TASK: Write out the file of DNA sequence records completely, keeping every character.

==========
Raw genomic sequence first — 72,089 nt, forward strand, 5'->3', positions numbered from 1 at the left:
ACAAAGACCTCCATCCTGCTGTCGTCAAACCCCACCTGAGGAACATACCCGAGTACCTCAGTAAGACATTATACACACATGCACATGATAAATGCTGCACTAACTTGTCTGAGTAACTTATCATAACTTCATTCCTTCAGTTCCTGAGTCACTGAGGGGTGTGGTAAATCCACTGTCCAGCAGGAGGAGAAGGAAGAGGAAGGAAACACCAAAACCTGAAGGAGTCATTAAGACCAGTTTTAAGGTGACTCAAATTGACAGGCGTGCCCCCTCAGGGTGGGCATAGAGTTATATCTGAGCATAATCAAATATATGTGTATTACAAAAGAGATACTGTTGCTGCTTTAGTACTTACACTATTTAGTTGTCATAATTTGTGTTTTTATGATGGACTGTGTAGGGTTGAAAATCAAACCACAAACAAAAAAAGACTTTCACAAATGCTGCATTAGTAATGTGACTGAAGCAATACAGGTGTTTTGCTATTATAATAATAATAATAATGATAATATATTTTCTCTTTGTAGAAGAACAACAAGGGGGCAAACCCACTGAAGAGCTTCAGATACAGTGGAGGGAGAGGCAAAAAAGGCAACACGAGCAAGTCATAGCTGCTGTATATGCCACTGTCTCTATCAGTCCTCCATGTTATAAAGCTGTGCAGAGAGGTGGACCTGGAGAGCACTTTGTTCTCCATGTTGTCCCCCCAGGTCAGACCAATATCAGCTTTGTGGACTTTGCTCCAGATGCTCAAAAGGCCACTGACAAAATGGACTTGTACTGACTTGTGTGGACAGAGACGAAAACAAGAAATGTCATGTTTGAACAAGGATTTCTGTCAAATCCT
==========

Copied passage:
Raw genomic sequence first — 72,089 nt, forward strand, 5'->3', positions numbered from 1 at the left:
ACAAAGACCTCCATCCTGCTGTCGTCAAACCCCACCTGAGGAACATACCCGAGTACCTCAGTAAGACATTATACACACATGCACATGATAAATGCTGCACTAACTTGTCTGAGTAACTTATCATAACTTCATTCCTTCAGTTCCTGAGTCACTGAGGGGTGTGGTAAATCCACTGTCCAGCAGGAGGAGAAGGAAGAGGAAGGAAACACCAAAACCTGAAGGAGTCATTAAGACCAGTTTTAAGGTGACTCAAATTGACAGGCGTGCCCCCTCAGGGTGGGCATAGAGTTATATCTGAGCATAATCAAATATATGTGTATTACAAAAGAGATACTGTTGCTGCTTTAGTACTTACACTATTTAGTTGTCATAATTTGTGTTTTTATGATGGACTGTGTAGGGTTGAAAATCAAACCACAAACAAAAAAAGACTTTCACAAATGCTGCATTAGTAATGTGACTGAAGCAATACAGGTGTTTTGCTATTATAATAATAATAATAATGATAATATATTTTCTCTTTGTAGAAGAACAACAAGGGGGCAAACCCACTGAAGAGCTTCAGATACAGTGGAGGGAGAGGCAAAAAAGGCAACACGAGCAAGTCATAGCTGCTGTATATGCCACTGTCTCTATCAGTCCTCCATGTTATAAAGCTGTGCAGAGAGGTGGACCTGGAGAGCACTTTGTTCTCCATGTTGTCCCCCCAGGTCAGACCAATATCAGCTTTGTGGACTTTGCTCCAGATGCTCAAAAGGCCACTGACAAAATGGACTTGTACTGACTTGTGTGGACAGAGACGAAAACAAGAAATGTCATGTTTGAACAAGGATTTCTGTCAAATCCT